The hypothesis would be the social scientist’s guess as to how the candidate will fare against the proposed opponent. A good hypothesis will be one that is well grounded in the available theory on elections and that is testable against observable data (in this case a survey). The hypothesis would predict whether the approval ratings of the president have gone down over the past year. It would provide a preliminary answer to the stated research question. More ambitious hypotheses that predict specific levels of support (that the president has lost 8 percent of support from the previous year) are possible, but these require highly developed theories. One can take as an example the basic hypothesis that the president’s approval rating has gone down in the past year.
Armed with a hypothesis, the scientist will conduct a survey of a sample of potential voters to test the hypothesis. The scientist cannot, or would not want to, survey all citizens of the United States. Instead, the scientist will select a small sample out of the U.S. population. The scientist might send a survey to 1,000 citizens and see whether the hypothesis is correct within this sample of voters. The results of the survey will give the scientist a sense of the president’s current approval rating for comparison to previous approval ratings (Babbie 1995, pp. 190–193).
Quantitative hypothesis testing—the comparison of numerically represented measurements for purposes of hypothesis testing—allows for some detailed comparisons. One can say, for the sake of argument, that the survey suggests 43 percent of respondents said they approved of the job the president was doing. The previous year’s survey had reported that 47 percent of respondents had said they approved. At first glance, the evidence provides support for the hypothesis.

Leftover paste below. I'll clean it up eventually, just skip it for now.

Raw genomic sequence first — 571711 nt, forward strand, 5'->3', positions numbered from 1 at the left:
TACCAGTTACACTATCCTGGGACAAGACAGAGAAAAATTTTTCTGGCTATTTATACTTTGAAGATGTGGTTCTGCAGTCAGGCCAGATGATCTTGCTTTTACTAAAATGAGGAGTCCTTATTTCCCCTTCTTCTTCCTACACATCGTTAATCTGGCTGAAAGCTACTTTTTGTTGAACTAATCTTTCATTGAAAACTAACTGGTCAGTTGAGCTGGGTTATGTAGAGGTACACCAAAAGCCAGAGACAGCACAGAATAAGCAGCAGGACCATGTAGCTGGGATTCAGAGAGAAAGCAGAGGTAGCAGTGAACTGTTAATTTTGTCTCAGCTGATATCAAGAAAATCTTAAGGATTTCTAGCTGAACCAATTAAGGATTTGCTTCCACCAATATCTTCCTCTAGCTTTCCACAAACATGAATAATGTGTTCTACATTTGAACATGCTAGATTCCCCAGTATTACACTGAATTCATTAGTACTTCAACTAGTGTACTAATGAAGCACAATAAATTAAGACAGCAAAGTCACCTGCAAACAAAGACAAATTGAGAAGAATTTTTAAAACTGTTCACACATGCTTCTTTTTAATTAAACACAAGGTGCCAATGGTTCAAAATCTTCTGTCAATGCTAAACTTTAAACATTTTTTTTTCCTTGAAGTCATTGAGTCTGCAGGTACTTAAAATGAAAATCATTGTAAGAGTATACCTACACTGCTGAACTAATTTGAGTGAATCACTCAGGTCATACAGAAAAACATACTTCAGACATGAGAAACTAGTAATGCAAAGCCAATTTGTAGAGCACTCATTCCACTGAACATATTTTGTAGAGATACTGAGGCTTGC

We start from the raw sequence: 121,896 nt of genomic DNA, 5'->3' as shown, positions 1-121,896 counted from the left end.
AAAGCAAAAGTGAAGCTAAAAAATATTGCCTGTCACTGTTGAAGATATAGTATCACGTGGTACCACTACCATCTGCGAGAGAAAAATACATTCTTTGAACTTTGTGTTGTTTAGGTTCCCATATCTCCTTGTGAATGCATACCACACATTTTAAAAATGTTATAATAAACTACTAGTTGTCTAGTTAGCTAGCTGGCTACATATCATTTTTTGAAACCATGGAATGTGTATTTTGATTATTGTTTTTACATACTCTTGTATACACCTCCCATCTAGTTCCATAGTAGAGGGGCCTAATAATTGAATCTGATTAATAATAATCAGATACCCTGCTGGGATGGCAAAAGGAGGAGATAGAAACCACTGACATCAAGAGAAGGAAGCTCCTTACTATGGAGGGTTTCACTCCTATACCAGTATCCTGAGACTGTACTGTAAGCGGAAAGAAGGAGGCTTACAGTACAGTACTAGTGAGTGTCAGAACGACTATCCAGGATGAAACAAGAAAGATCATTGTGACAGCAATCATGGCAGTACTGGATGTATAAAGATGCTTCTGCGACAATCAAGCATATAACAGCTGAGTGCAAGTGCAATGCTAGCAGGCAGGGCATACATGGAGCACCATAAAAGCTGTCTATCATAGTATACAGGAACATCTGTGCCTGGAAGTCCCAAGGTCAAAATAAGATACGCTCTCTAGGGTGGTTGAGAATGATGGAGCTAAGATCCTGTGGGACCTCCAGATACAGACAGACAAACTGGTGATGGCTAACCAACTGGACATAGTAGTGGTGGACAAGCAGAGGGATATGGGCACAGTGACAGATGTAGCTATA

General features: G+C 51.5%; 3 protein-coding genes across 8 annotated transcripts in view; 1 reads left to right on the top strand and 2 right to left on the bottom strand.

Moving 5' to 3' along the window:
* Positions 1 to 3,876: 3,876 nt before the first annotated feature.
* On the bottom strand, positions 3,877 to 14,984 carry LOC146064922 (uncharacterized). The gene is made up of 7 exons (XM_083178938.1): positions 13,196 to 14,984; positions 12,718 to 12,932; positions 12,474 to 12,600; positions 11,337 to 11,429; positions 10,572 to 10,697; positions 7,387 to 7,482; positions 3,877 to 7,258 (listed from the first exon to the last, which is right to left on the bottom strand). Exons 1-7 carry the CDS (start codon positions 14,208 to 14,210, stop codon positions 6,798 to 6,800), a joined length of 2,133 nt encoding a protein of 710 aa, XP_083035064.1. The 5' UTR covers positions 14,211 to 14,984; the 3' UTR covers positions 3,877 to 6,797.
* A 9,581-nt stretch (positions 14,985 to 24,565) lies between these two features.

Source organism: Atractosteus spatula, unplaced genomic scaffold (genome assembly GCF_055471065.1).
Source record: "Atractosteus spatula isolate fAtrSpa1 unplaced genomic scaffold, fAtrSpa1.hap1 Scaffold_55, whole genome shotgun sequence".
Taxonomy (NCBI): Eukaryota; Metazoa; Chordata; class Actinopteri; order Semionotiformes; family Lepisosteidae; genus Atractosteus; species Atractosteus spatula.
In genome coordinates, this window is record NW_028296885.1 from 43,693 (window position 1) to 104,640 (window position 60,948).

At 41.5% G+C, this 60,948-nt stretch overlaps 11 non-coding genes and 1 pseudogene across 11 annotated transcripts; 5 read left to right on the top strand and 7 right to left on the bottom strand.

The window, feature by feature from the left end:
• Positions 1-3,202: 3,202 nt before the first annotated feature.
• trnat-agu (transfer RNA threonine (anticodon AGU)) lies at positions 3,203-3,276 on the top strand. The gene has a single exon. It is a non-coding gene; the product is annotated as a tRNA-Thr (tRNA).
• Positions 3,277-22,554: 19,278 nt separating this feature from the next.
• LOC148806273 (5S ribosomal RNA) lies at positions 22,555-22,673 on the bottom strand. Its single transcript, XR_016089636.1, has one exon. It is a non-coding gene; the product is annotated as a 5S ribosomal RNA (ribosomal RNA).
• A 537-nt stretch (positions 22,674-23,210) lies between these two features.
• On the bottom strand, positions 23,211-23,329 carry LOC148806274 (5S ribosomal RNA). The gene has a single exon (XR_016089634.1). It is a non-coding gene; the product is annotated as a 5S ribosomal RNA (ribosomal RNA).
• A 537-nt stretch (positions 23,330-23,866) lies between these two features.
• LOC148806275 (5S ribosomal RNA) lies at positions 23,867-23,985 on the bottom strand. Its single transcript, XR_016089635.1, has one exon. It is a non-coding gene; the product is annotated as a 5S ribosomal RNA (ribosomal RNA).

A number of questions remain about this test of the hypothesis. To what extent is the observed dip in approval indicative of a general trend in the U.S. population? To what extent is the dip indicative of a persistent change in approval? Tools of probability and statistics provide some opportunity to address these questions. Sampling theory provides some sense of how reliable the results are that come from a sample of a larger population (Babbie 1995, pp. 195–203). Such theory helps scientists describe the range of possible values in the population given the size of the sample surveyed. One could describe the probability that the actual approval rating was 47 percent (the previous rating) while the sample happened to be skewed toward lower approval ratings. In general, the larger the sample size, the lower the probability of these sorts of discrepancies. Such theory also provides insight into whether the variation one sees is relatively permanent or just part of the inherent variability in measuring people’s approval of a public figure. It is the ability to assess these issues of sampling and fundamental uncertainty that have convinced many of the utility of quantitative hypothesis testing techniques.
Many scholars pursue an alternative style of hypothesis testing. These scholars tend to be unsatisfied with the techniques of measurement for social concepts employed in many quantitative research projects. In lieu of quantitative measurements of large samples of observations, qualitative hypothesis testing involves the careful study of a smaller number of observations with detailed treatment of the context and meaning of the social concepts themselves.
A qualitative hypothesis testing strategy follows the basic procedure of hypothesis testing. The social scientist generates a hypothesis in response to a research question. The social scientist then compares his or her expectation against the observed world. The difference between the qualitative approach and the quantitative approach reviewed earlier is in the strategy for getting reliable observations of the world.